Tomato Problems

by Glenn Kopp 

Few garden treats can top a vine-ripened tomato from your own garden. Unfortunately, there are many problems that can affect tomatoes in St. Louis gardens that can prevent you from obtaining your goal. Following are some of the major tomato problems we encounter in St. Louis as brought to the Kemper Center Plant Doctors. The problems are arranged from minor problems to the most severe.


Growth cracks

Growth cracks are common on many tomato varieties and result from the uneven growth rate of the fruit. This usually occurs after a rain, which was preceded by a dry period. Some tomato varieties are more prone to cracking than others. The tomatoes are still good to eat. Just cut out the damaged area.

Blossom-end rot

Blossom-end rot is another disorder resulting from water fluctuations. Typically, it occurs when the plant experiences drought stress after fruit has formed. Once the dry, leathery spot forms it will not go away but, if the spot is minor, the fruit may still ripen normally. Just cut out the damaged areas. If the problem is more severe, the leathery spot can split open and provide an entry point for fungi and bacteria which will rot the fruit. Control is by providing even moisture throughout the season. Mulching can help to keep the soil moisture level more even.

Physiological leaf roll

Leaf roll is common on some tomato varieties. True leaf roll is not harmful. If all the plants of the same variety are equally affected, each plant is totally affected (not just part of the plant), and the foliage still looks green and healthy, most likely the roll is normal and not caused by spider mites or a virus disease. Be sure and rule out spider mites and viruses (see below), which could appear similar.

Tomato hornworm

The tomato hornworm is usually easy to spot and control before it causes much damage. If it appears as the one in this image, with white insect cocoons on it, do nothing. The hornworm has stopped feeding and beneficial parasitic wasps will emerge from the cocoons. This is mother nature at her best. Let her do her job without spraying chemicals.

Spider mites

Spider mites are a very common problem on tomato plants in the hot, dry months of summer. We see plenty at the Plant Doctor desk. Spider mites are piercing-sucking mites that feed on the leaves causing them to first look a bit off-color and later bleached and brown. They are too often overlooked by gardeners who just report that the lower leaves on their tomatoes are turning brown and dying. Disease can also cause leaves to brown and die, but spider mites are easy to spot on close examination. Regular “washing” of the lower leaves can go a long way to helping reduce this problem.

Spacing

Tomato diseases can be difficult for the home gardener to identify and control. Some live in the soil for many years making crop rotation necessary. Although chemicals are available to control some of the diseases, your first line of defense should be to plant your tomatoes with plenty of space between them; 3-4 feet apart should be the minimum spacing to allow good air flow around the plants. Staking the plants can also provide better air circulation to allow foliage to dry quickly. Do not use overhead watering. Following these rules and removing leaves early that show signs of disease can reduce disease problems considerably. This said, following are a few of the major tomato diseases in our area.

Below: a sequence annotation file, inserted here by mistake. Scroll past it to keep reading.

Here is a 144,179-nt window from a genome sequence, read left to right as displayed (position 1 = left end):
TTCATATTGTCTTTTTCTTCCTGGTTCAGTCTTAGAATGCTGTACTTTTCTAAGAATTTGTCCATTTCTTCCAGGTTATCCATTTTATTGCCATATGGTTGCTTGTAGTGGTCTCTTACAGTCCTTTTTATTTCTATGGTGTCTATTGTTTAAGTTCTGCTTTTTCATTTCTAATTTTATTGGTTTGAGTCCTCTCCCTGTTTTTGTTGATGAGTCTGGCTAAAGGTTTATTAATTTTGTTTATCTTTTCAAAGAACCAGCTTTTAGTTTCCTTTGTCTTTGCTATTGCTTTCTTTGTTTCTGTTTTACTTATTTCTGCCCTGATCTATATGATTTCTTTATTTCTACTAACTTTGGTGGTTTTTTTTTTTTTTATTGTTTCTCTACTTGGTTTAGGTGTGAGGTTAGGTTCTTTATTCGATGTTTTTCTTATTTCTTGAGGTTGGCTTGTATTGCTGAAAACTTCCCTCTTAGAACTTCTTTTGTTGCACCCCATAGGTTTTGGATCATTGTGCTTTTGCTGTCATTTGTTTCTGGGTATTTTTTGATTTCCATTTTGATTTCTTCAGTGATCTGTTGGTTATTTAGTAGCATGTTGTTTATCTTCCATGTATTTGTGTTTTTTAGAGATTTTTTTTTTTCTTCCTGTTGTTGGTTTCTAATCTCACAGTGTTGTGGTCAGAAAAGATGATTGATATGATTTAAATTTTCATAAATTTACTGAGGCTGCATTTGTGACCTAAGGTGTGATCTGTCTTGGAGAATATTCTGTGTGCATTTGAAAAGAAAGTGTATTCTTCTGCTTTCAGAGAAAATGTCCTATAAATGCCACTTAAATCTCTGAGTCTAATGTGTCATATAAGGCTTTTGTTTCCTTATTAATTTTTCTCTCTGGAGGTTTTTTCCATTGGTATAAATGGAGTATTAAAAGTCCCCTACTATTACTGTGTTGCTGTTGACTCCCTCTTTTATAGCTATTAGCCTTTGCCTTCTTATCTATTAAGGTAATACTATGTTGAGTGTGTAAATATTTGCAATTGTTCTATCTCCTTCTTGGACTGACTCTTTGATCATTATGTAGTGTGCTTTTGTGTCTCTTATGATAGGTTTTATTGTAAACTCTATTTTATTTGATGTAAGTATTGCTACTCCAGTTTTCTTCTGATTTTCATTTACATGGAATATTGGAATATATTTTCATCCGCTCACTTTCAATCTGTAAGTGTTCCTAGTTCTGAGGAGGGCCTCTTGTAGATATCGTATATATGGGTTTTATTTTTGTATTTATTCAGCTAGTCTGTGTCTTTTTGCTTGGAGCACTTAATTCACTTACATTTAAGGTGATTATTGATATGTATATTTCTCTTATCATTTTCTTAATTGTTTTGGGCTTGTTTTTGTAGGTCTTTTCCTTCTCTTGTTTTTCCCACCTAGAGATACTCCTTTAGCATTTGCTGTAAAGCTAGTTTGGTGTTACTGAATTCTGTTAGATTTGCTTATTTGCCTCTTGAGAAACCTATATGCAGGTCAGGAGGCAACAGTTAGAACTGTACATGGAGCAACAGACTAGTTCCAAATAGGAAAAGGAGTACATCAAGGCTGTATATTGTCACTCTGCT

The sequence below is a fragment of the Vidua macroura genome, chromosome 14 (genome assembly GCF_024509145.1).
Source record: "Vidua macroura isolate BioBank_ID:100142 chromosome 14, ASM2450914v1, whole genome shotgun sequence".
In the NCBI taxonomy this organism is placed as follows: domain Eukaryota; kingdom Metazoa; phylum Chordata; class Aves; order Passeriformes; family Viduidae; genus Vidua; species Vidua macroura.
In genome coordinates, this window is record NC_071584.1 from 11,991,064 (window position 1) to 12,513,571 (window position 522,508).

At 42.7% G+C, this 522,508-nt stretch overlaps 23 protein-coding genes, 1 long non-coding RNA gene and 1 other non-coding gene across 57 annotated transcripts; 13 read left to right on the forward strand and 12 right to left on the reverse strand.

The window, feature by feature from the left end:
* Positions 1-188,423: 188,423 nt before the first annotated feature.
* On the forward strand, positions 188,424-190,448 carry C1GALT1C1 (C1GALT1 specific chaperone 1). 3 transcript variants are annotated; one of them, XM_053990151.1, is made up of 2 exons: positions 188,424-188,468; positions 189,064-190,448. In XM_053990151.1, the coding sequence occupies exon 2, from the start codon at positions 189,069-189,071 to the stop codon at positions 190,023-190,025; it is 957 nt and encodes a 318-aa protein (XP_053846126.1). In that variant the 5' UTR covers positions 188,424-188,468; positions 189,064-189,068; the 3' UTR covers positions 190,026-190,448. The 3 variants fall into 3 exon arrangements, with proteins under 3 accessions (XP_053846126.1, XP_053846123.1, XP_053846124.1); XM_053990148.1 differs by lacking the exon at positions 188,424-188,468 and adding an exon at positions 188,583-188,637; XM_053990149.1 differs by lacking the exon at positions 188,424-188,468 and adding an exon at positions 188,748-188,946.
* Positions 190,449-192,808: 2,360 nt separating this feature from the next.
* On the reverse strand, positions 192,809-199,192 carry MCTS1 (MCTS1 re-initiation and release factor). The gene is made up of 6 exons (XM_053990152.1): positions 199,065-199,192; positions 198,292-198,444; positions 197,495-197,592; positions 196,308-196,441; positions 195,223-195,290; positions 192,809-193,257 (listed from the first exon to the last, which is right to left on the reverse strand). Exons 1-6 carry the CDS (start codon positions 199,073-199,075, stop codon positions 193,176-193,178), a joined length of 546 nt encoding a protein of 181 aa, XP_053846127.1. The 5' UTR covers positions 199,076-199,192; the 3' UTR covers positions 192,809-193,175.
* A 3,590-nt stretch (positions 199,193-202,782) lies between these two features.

Early blight

One of the earliest foliage diseases we see is early blight. The expanding, circular spots on the leaves are quite easy to spot with close examination. Removing an infected leaf early when it first appears can go a long way to controlling the disease without chemicals.

Septoria leaf spot

Septoria leafspot occurs later in the summer and causes small spots on the leaves usually bordered with a purple ring. Again, collecting and disposing of early infections can reduce infection problems.

Bacterial speck, spot and canker

Bacterial disease can affect both leaves and fruit. A spray containing copper applied as a protectant can provide some protection but it is best to avoid problems by allowing for proper spacing and removing infected leaves early. Both bacterial and fungal problems are usually more severe in damp, rainy weather. Avoid overhead watering.

Wilts

Fusarium and verticillium wilts are devastating diseases of tomatoes. They plug the vascular tissue of the plant (water conducting tissue) and result in wilting of the plants and inevitable death. Fusarium wilt is often noticed on just one side of the plant first but can quickly affect the whole plant. Removal of infected plants is required to reduce disease spread. Crop rotation and selecting tomato varieties that are more resistant to the disease are the best control measures. Look for varieties that are more resistant to fusarium and verticillium wilts. This is denoted with a “F” or “V” associated with the variety name.

Late blight

In 2009 late blight caused extensive devastation in the Northeast but it is generally a minor disease in the St. Louis area. It occurs late in the season but can kill plants rapidly. The disease begins as black, water-soaked spots on the leaves but can quickly spread and kill plants. Early removal of infected plants is recommended.

Viruses

Tomatoes are susceptible to a number of virus diseases. Symptoms can be curled or string-like foliage, mosaic coloration on the foliage and fruit, or deformed plants. Remove diseased plants when noticed and look for varieties that are more resistant to the common virus diseases.